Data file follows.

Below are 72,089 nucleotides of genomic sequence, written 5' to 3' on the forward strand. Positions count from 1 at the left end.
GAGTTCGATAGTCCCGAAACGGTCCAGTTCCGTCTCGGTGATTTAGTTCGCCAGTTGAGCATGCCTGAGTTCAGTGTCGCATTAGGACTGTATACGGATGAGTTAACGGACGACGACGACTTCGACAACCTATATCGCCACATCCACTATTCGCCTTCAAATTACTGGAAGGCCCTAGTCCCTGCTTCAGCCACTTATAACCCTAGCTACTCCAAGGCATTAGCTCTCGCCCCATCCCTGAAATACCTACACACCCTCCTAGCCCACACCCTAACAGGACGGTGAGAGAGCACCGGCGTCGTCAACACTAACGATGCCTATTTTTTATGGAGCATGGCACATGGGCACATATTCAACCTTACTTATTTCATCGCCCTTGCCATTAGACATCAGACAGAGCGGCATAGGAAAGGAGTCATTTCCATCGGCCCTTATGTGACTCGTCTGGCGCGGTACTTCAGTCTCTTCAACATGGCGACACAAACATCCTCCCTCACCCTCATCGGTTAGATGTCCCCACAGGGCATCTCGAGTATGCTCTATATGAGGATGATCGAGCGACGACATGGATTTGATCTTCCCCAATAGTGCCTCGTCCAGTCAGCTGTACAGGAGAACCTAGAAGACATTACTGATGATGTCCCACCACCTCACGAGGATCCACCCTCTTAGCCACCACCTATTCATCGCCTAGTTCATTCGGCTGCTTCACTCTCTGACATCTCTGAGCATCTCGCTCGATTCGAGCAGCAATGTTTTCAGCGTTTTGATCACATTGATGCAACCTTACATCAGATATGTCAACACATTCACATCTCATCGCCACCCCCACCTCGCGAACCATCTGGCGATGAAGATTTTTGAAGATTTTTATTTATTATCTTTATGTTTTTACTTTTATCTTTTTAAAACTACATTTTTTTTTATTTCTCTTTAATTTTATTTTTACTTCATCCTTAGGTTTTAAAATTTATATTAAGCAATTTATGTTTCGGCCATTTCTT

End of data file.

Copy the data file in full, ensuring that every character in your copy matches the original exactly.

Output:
Below are 72,089 nucleotides of genomic sequence, written 5' to 3' on the forward strand. Positions count from 1 at the left end.
GAGTTCGATAGTCCCGAAACGGTCCAGTTCCGTCTCGGTGATTTAGTTCGCCAGTTGAGCATGCCTGAGTTCAGTGTCGCATTAGGACTGTATACGGATGAGTTAACGGACGACGACGACTTCGACAACCTATATCGCCACATCCACTATTCGCCTTCAAATTACTGGAAGGCCCTAGTCCCTGCTTCAGCCACTTATAACCCTAGCTACTCCAAGGCATTAGCTCTCGCCCCATCCCTGAAATACCTACACACCCTCCTAGCCCACACCCTAACAGGACGGTGAGAGAGCACCGGCGTCGTCAACACTAACGATGCCTATTTTTTATGGAGCATGGCACATGGGCACATATTCAACCTTACTTATTTCATCGCCCTTGCCATTAGACATCAGACAGAGCGGCATAGGAAAGGAGTCATTTCCATCGGCCCTTATGTGACTCGTCTGGCGCGGTACTTCAGTCTCTTCAACATGGCGACACAAACATCCTCCCTCACCCTCATCGGTTAGATGTCCCCACAGGGCATCTCGAGTATGCTCTATATGAGGATGATCGAGCGACGACATGGATTTGATCTTCCCCAATAGTGCCTCGTCCAGTCAGCTGTACAGGAGAACCTAGAAGACATTACTGATGATGTCCCACCACCTCACGAGGATCCACCCTCTTAGCCACCACCTATTCATCGCCTAGTTCATTCGGCTGCTTCACTCTCTGACATCTCTGAGCATCTCGCTCGATTCGAGCAGCAATGTTTTCAGCGTTTTGATCACATTGATGCAACCTTACATCAGATATGTCAACACATTCACATCTCATCGCCACCCCCACCTCGCGAACCATCTGGCGATGAAGATTTTTGAAGATTTTTATTTATTATCTTTATGTTTTTACTTTTATCTTTTTAAAACTACATTTTTTTTTATTTCTCTTTAATTTTATTTTTACTTCATCCTTAGGTTTTAAAATTTATATTAAGCAATTTATGTTTCGGCCATTTCTT